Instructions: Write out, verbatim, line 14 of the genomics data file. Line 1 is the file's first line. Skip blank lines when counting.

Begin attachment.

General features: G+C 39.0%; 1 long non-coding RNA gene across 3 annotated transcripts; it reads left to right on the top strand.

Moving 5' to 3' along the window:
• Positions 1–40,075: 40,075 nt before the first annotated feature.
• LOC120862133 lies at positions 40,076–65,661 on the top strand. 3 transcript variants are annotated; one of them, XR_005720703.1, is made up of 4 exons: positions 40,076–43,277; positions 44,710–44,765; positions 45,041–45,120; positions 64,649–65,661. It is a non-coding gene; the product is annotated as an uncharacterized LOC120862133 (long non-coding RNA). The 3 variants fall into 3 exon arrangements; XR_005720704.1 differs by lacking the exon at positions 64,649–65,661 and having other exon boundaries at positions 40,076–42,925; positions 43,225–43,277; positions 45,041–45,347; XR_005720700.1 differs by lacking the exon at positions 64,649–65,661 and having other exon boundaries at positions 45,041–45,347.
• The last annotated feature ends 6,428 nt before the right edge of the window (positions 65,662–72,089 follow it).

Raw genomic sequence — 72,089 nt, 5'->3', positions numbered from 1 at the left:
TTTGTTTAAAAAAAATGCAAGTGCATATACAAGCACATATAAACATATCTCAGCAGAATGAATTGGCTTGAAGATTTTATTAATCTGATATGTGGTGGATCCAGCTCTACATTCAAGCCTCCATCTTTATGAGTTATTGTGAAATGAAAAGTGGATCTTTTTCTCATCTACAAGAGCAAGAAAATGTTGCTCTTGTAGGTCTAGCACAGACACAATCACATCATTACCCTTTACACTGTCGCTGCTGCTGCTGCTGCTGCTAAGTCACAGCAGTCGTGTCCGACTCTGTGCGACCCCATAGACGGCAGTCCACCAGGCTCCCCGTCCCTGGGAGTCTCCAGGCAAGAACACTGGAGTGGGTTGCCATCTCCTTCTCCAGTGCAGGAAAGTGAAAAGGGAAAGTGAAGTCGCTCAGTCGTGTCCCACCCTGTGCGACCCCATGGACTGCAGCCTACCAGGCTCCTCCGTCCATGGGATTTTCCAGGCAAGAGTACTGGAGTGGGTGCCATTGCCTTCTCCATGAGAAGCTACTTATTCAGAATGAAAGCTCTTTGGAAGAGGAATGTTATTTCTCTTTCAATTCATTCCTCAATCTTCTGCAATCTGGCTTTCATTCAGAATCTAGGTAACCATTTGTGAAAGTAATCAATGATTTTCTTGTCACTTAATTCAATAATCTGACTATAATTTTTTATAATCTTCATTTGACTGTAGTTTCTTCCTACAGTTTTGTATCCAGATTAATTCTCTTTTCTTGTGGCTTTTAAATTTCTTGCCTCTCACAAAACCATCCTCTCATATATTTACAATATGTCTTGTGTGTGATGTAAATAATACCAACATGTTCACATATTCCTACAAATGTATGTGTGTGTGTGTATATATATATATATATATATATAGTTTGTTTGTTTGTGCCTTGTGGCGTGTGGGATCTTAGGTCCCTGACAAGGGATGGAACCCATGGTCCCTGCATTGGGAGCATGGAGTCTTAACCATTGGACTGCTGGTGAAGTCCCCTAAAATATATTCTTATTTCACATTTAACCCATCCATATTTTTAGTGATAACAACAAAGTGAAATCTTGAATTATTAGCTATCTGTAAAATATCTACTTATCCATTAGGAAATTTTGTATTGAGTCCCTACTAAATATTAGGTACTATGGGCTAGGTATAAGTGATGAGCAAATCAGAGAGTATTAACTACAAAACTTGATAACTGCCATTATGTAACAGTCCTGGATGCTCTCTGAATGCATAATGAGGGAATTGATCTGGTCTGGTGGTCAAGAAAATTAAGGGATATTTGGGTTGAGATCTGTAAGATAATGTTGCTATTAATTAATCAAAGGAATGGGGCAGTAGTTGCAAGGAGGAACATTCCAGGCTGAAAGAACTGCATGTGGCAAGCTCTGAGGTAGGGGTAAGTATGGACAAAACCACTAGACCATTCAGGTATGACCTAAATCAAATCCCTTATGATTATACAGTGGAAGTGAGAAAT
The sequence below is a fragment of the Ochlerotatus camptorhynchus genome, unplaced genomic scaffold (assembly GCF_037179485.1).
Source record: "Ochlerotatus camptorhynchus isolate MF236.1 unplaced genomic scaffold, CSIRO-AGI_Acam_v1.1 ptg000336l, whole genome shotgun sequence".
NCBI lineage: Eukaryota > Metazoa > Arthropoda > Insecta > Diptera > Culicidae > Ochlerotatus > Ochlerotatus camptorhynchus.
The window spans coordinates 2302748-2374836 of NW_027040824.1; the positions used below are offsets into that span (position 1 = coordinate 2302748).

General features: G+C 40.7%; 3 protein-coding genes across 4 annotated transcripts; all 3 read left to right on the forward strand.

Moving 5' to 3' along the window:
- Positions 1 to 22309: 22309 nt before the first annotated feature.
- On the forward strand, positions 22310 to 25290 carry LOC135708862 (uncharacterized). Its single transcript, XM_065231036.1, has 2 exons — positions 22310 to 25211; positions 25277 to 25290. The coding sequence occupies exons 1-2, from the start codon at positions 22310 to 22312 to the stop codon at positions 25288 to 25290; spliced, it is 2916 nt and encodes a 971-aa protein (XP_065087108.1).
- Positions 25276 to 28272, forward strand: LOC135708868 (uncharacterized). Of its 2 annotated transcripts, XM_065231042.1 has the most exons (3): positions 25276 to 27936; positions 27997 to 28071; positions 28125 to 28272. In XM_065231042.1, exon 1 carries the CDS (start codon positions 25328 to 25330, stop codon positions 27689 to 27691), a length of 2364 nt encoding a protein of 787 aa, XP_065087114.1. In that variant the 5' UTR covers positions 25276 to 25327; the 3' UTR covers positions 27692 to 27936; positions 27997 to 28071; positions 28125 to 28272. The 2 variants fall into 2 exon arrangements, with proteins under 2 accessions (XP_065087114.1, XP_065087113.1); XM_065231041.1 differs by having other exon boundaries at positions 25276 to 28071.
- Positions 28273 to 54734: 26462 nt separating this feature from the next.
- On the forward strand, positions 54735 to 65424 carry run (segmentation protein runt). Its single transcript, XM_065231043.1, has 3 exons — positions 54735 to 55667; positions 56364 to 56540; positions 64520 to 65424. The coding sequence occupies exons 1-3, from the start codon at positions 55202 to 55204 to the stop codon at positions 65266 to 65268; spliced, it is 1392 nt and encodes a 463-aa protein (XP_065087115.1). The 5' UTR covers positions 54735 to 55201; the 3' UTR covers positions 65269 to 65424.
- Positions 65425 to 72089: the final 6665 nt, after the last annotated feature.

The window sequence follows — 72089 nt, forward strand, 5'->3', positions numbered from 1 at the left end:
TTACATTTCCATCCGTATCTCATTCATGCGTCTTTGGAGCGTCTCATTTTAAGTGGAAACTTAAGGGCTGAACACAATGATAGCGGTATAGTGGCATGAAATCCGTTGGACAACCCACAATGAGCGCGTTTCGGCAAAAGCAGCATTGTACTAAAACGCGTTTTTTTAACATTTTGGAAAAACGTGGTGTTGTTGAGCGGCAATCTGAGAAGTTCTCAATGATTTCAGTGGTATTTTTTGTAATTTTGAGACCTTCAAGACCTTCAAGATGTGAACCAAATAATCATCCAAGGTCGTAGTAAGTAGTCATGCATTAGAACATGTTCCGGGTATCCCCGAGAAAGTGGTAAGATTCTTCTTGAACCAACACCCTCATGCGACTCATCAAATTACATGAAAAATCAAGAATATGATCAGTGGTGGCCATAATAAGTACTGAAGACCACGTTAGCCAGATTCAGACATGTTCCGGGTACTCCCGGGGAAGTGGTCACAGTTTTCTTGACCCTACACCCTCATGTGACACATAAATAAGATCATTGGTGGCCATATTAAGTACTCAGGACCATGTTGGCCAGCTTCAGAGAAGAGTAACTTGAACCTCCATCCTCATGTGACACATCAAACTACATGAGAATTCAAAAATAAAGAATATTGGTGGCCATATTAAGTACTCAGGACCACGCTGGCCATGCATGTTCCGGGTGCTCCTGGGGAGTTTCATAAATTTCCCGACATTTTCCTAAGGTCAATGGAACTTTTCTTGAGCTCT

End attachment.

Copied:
- Positions 1 to 22309: 22309 nt before the first annotated feature.